Silky Smooth Macaroni and Cheese - Modernist Cuisine

Silky Smooth Macaroni and Cheese

Recipe • October 23, 2012

One of the traditional dishes we took on in Modernist Cuisine at Home is classic mac and cheese. While we have always loved this family staple, there is an inherent problem with traditional preparations: all of the virtues of using good cheese are lost when you make a cheese sauce with flour and milk, as in a traditional béchamel sauce, the standard in nearly all macaroni and cheese recipes.

Cheese is an emulsion of dairy fat and water, but that emulsion tends to break down when it gets hot. The starch particles and milk proteins in béchamel act as emulsifiers, but they aren’t very good at their job and result in poor flavor release. So, either you sacrifice the flavor of the cheese by adding far too much béchamel, or you dilute the cheese less at the cost of greasiness. We solve this problem with a little emulsion science and the use of sodium citrate.

Our modernist version of mac and cheese owes its chemistry to James L. Kraft, who in 1916 patented the first American cheese slice. He showed that sodium phosphate keeps the water and fat droplets mixed when the cheese is melted. We use sodium citrate, which has the same effect and is easier to find. The resulting texture is as smooth as melted American cheese, but as complex and intense in flavor as any of your favorite cheeses.

adapted from the recipe for Mac and Cheese on page 310 of Modernist Cuisine at Home


Mac and cheese variations Mac and Cheese step 1 Mac and Cheese Step 2 Mac and Cheese sauce Mac and Cheese Step 4 Mac and Cheese Step 6

Tips and Substitutions

  • Sodium citrate is a sodium salt of citric acid, which is found naturally in citrus fruits.
  • You cannot substitute citric acid for sodium citrate in this recipe.
  • Sodium citrate allows the proteins in the cheese sauce to become more soluble without lowering the pH of the sauce, which creates a smooth emulsion without curdling. Citric acid will lower the pH level and will result in a soupy or grainy texture instead of a silky emulsion.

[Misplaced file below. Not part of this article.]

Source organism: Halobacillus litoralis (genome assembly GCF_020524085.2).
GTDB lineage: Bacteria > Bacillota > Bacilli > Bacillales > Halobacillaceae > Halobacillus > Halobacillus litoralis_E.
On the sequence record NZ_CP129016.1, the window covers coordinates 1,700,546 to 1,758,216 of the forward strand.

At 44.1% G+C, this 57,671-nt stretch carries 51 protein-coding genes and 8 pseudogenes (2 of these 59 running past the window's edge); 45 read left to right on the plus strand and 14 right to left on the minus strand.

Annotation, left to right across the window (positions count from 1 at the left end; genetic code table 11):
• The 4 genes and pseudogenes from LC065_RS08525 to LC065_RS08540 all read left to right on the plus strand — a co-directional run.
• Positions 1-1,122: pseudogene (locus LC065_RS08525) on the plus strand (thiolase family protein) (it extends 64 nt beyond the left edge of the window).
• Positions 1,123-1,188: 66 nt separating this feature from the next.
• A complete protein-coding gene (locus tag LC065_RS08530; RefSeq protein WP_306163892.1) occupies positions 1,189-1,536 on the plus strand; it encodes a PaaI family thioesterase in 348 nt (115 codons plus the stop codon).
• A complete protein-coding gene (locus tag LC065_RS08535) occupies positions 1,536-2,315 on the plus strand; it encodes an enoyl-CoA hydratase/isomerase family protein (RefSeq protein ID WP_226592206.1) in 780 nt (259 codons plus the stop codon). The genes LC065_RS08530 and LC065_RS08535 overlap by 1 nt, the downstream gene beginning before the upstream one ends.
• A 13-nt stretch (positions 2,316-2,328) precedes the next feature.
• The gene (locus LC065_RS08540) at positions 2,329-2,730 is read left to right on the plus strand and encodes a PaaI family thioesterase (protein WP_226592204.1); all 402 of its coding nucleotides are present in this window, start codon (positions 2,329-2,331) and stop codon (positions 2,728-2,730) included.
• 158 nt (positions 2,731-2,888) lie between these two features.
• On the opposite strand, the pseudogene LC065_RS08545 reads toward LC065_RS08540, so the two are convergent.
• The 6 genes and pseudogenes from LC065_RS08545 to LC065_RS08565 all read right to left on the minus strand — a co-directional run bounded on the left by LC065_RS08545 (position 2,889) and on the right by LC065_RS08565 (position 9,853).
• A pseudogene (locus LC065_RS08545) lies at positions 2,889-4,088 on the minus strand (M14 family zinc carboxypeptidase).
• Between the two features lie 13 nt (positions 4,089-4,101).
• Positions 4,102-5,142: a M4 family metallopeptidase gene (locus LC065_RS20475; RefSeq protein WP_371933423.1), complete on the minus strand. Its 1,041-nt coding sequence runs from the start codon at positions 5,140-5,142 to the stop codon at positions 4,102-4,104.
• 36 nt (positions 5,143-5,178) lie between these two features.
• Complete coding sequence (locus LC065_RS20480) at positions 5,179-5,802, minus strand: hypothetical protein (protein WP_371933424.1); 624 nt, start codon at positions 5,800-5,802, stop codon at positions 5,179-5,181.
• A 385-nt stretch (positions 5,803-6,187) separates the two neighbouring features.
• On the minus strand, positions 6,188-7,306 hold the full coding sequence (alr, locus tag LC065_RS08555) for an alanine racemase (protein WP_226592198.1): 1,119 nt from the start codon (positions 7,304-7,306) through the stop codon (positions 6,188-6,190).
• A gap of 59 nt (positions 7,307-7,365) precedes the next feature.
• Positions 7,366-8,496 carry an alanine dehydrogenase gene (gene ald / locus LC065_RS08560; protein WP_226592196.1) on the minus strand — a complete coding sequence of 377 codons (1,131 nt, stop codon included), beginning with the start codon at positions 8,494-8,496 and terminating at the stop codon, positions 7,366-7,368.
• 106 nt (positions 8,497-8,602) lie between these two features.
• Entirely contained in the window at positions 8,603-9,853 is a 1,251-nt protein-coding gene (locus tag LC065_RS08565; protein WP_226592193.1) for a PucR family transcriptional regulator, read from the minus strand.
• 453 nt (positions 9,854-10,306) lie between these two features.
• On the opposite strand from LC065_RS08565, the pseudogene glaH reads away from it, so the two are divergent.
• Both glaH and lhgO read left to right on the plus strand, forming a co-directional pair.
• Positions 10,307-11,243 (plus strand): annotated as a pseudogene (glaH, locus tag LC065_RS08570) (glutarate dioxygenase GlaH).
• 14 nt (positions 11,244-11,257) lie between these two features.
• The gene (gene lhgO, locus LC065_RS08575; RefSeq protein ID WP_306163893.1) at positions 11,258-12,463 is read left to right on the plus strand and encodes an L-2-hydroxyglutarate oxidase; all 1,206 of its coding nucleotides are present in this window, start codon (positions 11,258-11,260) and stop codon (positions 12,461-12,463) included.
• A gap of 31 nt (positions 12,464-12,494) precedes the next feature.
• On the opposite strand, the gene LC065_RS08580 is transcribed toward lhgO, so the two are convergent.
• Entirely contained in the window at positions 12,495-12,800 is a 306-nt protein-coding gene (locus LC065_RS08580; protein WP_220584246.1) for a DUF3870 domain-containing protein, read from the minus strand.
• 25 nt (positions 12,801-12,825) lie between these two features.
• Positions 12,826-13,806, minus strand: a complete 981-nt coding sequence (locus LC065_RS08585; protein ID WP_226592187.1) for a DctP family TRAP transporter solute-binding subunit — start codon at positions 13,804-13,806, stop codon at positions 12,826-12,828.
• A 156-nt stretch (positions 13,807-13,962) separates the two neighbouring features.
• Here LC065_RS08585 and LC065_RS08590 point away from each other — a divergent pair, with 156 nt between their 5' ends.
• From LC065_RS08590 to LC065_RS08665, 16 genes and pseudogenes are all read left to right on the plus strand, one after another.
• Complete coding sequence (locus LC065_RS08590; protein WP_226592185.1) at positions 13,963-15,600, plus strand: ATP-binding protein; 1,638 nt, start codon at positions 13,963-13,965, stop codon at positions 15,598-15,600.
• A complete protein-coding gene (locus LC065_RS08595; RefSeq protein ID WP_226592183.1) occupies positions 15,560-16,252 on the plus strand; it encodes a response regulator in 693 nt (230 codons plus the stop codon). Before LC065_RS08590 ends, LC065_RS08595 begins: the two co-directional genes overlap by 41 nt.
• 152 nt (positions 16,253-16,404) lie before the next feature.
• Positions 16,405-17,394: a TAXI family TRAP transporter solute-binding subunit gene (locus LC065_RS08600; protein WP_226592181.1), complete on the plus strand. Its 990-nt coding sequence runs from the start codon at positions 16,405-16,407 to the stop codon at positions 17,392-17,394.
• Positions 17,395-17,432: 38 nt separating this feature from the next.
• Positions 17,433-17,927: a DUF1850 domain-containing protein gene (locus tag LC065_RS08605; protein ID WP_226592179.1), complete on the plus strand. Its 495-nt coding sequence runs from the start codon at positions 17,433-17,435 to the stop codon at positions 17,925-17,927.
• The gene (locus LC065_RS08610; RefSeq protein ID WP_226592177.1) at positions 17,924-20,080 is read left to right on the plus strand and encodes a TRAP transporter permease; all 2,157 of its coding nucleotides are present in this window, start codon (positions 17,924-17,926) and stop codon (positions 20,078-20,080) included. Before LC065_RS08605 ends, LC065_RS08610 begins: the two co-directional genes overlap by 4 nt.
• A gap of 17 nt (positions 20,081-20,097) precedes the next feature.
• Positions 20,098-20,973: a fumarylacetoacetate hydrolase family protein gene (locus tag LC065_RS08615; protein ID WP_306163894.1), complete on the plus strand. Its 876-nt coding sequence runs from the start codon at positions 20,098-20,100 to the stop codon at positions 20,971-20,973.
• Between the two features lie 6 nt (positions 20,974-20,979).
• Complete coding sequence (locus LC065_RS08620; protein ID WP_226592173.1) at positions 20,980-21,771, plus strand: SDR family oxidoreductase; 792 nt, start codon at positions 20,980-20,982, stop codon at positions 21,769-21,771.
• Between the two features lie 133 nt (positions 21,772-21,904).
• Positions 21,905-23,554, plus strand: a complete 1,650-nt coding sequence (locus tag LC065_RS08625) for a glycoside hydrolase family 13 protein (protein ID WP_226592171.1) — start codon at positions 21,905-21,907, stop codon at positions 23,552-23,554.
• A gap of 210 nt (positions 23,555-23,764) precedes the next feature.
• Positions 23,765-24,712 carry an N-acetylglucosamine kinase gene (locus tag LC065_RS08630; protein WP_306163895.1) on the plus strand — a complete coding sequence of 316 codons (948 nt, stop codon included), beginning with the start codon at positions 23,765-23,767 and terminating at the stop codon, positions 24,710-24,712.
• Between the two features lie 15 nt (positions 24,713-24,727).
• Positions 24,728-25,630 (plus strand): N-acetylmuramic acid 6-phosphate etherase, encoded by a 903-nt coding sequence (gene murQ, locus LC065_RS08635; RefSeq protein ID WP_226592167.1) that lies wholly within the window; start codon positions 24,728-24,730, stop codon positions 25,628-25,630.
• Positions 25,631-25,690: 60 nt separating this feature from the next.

• Both sodium citrate and citric acid are referred to as “sour salt” and can be found in the kosher section of grocery stores. They are, however, different, so be sure to check the label in order to select the right one.
  • You can also find various brands of sodium citrate online, such as WillPowder and Artistre, among others.
  • Whisk the sodium citrate into the water or milk until it’s fully dissolved before bringing the mixture to a simmer.
  • Add the cheese to the simmering liquid slowly, about one spoonful at a time.
  • Use an immersion blender to blend each spoonful of cheese until it has become completely smooth and melted.
  • If the emulsion breaks, bring the mixture to a full boil and then continue processing it with the immersion blender. The mixture should pull together. If this fails, add a spoonful of heavy cream and try again.
  • Set the cheese sauce aside or refrigerate it while you cook the pasta. It will last up to one week when refrigerated, or up to two months when frozen.
  • This recipe works great with a variety of cheeses, so use whatever combination you like. Some of our favorites include using Jack and Stilton and folding in roasted bell peppers and wilted baby spinach; Gorgonzola and fontina with walnuts and sautéed mushrooms; Gruyère with roasted cauliflower and roasted tomatoes; sharp cheddar and Swiss with roasted apple and crispy bacon bits; and goat Gouda and cheddar with caramelized onions and black olives. The possible combinations are endless!
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